Lifestyle

Life on Whidbey: Best way to fight is to know your foe

By Eileen Brown

To women who have a family history of breast cancer, the disease is like the proverbial elephant in the living room. It’s not really there if you don’t acknowledge it.

But face it you must. Thankfully, the Whidbey General Hospital Foundation is bringing a group of professionals together in a half-day symposium Saturday, May 17.

The Foundation received a grant award from the Puget Sound Affiliate of Susan G. Komen for the Cure to co-sponsor an education program on breast cancer for daughters of women diagnosed with the disease. Women who have family members with breast cancer or ovarian cancer or who feel they may be at increased risk by their family history are invited to attend. A similar program offered in January 2001 got rave reviews and many requests to repeat it.

“Local and regional experts in the field will give women a personalized risk assessment, help women understand their risk and learn about state-of-the-art breast cancer screening and treatment,” said Renee Yanke, manager of the WGH Oncology Program.

Pre-registration is requested and highly encouraged. A risk assessment will be mailed to you when you register. Fill it out and bring it with you. This will help you refer to your own information during the symposium where you will meet these medical experts:

• Dr. Neubauer, medical director for Radia Medical Imaging, will discuss stages of development of cancer, the role and controversies of mammograms and new MRI recommendations.

• Joy Knox, Nurse Practitioner at Providence Breast Center in Everett will discuss estimated risk, how to use the results of the Gail model for predicting risk, current trends and thoughts about gene testing, and addressing the concerns of hormone replacement therapy.

• Renee Yanke ARNP, MN, AOCN Oncology Advanced Practice Nurse and manager, Oncology Program, Whidbey General Hospital, will give an overview of current treatments including surgery, chemotherapy, radiation or some combination of the three, plus rapid advancements in approaches and future trends.

• Carla Jolley ARNP, MN, AOCN, CHPN Oncology Advanced Practice Nurse, Whidbey General Hospital, will discuss what is and isn’t in your control in the prevention of breast cancer or recurrence. Get motivated and make positive lifestyle changes.

A breast cancer survivor will give an inspiring talk at lunch.

Call Whidbey General Hospital at 678-5151, ext. 4005.

They’ll keep an eye out

If you get in trouble on the water, members of the Coast Guard Auxiliary are trained to help.

During the week, DIANE SMOTHERS works for the Whidbey News-Times. She enjoys her job in circulation, delivering papers twice a week up and down the island. On the weekend, she spends many hours “on duty” with the CG Auxiliary Flotilla 11 out of Bellingham.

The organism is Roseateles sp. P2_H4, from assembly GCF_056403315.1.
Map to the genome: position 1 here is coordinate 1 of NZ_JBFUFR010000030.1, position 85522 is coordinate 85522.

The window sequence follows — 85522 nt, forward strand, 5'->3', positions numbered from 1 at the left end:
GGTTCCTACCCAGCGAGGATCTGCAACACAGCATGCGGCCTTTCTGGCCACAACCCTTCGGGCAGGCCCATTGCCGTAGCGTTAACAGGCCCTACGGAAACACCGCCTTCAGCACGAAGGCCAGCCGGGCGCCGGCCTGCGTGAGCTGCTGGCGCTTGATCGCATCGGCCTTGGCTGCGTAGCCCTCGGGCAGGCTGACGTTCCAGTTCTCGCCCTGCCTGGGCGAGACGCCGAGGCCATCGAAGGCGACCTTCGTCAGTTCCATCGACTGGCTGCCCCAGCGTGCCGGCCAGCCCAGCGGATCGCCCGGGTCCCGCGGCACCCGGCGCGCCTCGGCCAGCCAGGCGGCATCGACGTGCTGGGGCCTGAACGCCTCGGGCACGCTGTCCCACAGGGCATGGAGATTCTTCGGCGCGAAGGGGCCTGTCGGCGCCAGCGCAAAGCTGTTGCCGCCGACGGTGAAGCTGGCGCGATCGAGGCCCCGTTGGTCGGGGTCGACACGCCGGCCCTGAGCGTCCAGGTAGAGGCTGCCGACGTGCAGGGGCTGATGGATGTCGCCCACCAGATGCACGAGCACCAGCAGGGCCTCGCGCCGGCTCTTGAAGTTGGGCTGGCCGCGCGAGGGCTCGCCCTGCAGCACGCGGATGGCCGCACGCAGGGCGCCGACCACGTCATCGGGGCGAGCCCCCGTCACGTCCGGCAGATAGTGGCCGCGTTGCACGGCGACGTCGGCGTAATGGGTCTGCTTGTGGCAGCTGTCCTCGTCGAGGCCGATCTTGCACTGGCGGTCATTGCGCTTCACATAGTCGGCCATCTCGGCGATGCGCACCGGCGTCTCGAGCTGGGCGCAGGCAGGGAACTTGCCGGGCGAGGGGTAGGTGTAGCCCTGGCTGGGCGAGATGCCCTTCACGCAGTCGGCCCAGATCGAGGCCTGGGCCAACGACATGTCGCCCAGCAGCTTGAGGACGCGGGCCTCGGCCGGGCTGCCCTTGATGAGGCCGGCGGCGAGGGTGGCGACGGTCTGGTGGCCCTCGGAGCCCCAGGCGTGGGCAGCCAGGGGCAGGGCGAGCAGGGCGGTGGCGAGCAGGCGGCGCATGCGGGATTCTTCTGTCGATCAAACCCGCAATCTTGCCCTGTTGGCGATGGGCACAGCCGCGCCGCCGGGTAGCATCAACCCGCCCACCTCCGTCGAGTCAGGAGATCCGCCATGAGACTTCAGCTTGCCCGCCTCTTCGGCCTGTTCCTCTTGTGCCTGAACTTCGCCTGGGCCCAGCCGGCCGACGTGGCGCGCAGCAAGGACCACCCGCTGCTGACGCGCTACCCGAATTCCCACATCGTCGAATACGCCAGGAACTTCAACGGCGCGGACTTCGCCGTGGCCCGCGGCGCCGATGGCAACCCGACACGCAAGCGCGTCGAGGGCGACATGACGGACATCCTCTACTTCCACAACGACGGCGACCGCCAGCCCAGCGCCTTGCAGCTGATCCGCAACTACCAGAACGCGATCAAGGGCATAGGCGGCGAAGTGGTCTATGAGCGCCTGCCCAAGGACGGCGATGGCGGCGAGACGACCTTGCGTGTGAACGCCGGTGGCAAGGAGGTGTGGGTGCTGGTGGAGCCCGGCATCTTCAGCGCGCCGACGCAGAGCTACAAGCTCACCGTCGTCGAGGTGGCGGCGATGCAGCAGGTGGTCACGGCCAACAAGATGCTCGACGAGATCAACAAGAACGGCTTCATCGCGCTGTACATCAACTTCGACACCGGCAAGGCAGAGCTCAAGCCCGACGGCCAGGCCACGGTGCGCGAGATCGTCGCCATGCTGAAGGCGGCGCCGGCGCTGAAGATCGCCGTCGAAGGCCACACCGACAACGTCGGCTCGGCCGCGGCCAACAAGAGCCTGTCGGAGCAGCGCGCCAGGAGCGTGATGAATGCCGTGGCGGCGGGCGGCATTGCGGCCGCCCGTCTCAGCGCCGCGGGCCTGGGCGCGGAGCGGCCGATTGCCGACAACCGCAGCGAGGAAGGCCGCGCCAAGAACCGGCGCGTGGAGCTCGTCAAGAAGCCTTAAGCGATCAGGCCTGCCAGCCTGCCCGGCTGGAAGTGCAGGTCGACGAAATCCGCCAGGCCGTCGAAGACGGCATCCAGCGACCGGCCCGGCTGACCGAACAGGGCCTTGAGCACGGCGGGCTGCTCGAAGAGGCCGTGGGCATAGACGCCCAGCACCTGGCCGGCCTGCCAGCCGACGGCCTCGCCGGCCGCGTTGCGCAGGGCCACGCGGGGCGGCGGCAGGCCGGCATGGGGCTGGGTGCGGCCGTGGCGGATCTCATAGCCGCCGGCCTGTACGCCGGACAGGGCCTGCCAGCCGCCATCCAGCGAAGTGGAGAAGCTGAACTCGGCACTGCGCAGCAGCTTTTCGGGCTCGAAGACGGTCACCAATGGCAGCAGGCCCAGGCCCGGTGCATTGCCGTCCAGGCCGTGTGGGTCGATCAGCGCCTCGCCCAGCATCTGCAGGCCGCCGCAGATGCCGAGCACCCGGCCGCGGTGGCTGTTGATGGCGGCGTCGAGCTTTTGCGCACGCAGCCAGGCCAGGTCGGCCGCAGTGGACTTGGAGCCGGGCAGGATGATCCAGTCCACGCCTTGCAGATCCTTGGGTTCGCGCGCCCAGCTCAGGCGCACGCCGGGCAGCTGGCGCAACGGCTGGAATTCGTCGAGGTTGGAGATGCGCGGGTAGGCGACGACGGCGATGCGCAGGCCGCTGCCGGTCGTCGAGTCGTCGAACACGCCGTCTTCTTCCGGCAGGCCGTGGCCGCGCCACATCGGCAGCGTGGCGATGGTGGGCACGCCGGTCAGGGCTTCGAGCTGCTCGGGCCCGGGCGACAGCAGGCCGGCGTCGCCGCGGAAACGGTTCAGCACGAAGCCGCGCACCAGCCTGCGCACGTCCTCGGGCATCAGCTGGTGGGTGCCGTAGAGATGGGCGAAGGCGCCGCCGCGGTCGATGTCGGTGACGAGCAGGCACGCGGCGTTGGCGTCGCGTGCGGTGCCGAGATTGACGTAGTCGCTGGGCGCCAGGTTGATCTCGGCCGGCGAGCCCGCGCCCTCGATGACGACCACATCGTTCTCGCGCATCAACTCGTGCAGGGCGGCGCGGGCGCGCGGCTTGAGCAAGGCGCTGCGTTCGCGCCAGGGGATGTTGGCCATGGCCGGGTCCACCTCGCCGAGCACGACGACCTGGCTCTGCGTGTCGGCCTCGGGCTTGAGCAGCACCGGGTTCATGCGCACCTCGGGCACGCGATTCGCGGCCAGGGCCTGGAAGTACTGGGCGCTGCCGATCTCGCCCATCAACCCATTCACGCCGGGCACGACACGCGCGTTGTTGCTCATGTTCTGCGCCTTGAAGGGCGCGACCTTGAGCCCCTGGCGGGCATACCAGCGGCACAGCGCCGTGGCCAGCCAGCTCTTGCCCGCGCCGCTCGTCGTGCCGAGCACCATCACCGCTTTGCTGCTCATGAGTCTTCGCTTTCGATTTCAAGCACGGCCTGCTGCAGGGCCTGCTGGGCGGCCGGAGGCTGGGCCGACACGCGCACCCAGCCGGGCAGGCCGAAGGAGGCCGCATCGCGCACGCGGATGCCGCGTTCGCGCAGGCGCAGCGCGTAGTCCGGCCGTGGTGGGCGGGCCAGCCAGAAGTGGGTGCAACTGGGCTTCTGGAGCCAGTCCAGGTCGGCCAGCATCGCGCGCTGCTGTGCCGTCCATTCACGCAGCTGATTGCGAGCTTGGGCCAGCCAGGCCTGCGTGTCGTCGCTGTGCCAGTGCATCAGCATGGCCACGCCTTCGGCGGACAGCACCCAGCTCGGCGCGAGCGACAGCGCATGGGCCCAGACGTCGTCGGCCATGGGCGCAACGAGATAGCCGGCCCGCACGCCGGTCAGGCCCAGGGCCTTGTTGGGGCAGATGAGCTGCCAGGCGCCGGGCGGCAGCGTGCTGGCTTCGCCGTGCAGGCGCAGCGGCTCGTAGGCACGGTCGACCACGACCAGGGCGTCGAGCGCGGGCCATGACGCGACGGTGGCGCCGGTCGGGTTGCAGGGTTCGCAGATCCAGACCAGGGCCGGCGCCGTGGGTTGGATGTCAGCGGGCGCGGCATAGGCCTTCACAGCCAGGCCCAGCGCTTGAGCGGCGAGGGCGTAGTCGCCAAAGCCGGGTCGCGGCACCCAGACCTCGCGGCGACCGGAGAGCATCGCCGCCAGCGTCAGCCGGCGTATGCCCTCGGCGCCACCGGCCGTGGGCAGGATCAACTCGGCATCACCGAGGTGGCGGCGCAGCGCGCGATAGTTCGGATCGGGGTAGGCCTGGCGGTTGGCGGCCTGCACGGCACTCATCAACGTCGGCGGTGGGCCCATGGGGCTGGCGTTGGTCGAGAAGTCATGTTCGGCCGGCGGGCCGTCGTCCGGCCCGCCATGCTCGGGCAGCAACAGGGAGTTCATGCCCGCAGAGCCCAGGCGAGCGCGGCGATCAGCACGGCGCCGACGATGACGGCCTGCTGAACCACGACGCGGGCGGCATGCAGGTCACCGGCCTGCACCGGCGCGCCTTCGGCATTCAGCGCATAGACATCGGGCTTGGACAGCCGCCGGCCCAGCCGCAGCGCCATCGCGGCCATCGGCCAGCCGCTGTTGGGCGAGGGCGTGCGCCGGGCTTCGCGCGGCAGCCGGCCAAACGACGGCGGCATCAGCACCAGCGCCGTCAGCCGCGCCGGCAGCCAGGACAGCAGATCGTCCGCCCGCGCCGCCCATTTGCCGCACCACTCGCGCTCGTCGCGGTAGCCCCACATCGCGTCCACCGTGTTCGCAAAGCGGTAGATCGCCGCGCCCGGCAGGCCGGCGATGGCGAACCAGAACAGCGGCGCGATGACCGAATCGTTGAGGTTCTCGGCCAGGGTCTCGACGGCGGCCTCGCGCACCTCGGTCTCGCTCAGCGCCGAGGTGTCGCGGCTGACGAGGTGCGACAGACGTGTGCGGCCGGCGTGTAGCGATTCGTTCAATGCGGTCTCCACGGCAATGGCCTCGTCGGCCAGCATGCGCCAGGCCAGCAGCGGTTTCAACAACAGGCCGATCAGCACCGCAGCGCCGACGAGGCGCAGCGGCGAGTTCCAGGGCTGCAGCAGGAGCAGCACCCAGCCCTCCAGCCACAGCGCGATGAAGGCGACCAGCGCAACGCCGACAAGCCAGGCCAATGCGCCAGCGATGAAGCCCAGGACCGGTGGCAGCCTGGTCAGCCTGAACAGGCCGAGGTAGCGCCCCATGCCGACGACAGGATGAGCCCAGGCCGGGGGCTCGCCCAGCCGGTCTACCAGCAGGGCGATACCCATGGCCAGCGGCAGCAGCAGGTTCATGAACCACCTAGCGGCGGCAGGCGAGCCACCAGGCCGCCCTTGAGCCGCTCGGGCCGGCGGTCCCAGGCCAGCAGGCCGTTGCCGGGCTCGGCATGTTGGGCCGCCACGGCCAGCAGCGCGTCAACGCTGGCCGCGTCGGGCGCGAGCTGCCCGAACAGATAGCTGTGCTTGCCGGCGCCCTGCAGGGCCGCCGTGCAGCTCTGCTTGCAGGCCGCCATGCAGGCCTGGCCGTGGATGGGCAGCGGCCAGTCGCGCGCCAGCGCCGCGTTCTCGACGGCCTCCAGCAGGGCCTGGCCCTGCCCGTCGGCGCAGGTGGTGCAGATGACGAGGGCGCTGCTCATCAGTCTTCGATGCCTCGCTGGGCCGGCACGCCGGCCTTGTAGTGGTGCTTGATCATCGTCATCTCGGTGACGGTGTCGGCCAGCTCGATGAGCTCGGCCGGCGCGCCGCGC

She recalls the time a few years ago when they spotted a kayaker out of Bellingham. She was exhausted and suffering from hypothermia. “We got her onboard, loaded her kayak and piled on blankets to warm her. She was then taken ashore and met up with her group.”

Smothers has received a commendation letter and a new ribbon to wear on her uniform for her role as part of the July 2007 Columbia Cup Safety Zone Enforcement Team. Her team and law enforcement recovered 15 people from the water during the three-day event attended by more than 60,000 spectators.

Capt. Patrick Gerrity, U.S. Coast Guard Sector Portland, said CG Auxiliarists maintained a five-boat presence, educated hundreds of boaters on safety zone restrictions and towed a number of vessels in distress.

Been to Boeing lately?

The Boeing Tour, located at the Future of Flight Aviation Center in Mukilteo, will have a special promotion March 24 to 28. To celebrate production of the 777 Freighter, the Boeing Tour is handing out free commemorative pins to every paying customer. The pin is the first in a collector’s set that will be issued over the next few months, as long as supplies last, and will not be sold at the Boeing Store or on the Boeing Web site.

For the same five days, the Boeing Tour will be offering a discounted ticket price of $7.50 for adults and children. Please use the special code: 777 Freighter when purchasing tickets. No advanced reservations. The discount is only available the day of the tour. Tours are offered on the hour beginning at 9 a.m. daily with the last tour at 3 p.m. Children must be 48 inches (122 cm) tall to visit the factory.

Balconies have been extended to include The Future of Flight Aviation Center, the 747 and 777/787. In addition, the balcony overlooking the 777 and 787 production lines has been upgraded and now includes plasma screens, airplane models, and informational kiosks. See http://www.futureofflight.org for more information.

Call me at 675-6611 or write to lifeonwhidbey@yahoo.com. See you back here on March 19.

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